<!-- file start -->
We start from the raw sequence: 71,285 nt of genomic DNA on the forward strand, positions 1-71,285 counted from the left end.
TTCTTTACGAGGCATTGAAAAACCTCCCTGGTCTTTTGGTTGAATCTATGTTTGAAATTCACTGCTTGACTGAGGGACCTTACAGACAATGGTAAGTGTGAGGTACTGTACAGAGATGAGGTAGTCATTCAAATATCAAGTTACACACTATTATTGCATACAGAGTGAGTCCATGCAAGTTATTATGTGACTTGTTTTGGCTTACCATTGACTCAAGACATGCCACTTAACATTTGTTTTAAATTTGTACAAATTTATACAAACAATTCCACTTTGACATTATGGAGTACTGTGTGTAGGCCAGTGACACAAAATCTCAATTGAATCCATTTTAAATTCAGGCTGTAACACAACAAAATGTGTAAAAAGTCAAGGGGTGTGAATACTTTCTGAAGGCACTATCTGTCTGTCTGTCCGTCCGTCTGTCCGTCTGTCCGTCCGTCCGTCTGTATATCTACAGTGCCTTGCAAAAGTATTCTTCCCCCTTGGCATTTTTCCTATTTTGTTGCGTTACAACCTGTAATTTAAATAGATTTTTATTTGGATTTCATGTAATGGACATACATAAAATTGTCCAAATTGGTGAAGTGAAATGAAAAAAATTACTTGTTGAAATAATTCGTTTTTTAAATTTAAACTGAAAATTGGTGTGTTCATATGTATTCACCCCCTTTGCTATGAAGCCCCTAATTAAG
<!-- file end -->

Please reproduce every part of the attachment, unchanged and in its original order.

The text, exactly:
We start from the raw sequence: 71,285 nt of genomic DNA on the forward strand, positions 1-71,285 counted from the left end.
TTCTTTACGAGGCATTGAAAAACCTCCCTGGTCTTTTGGTTGAATCTATGTTTGAAATTCACTGCTTGACTGAGGGACCTTACAGACAATGGTAAGTGTGAGGTACTGTACAGAGATGAGGTAGTCATTCAAATATCAAGTTACACACTATTATTGCATACAGAGTGAGTCCATGCAAGTTATTATGTGACTTGTTTTGGCTTACCATTGACTCAAGACATGCCACTTAACATTTGTTTTAAATTTGTACAAATTTATACAAACAATTCCACTTTGACATTATGGAGTACTGTGTGTAGGCCAGTGACACAAAATCTCAATTGAATCCATTTTAAATTCAGGCTGTAACACAACAAAATGTGTAAAAAGTCAAGGGGTGTGAATACTTTCTGAAGGCACTATCTGTCTGTCTGTCCGTCCGTCTGTCCGTCTGTCCGTCCGTCCGTCTGTATATCTACAGTGCCTTGCAAAAGTATTCTTCCCCCTTGGCATTTTTCCTATTTTGTTGCGTTACAACCTGTAATTTAAATAGATTTTTATTTGGATTTCATGTAATGGACATACATAAAATTGTCCAAATTGGTGAAGTGAAATGAAAAAAATTACTTGTTGAAATAATTCGTTTTTTAAATTTAAACTGAAAATTGGTGTGTTCATATGTATTCACCCCCTTTGCTATGAAGCCCCTAATTAAG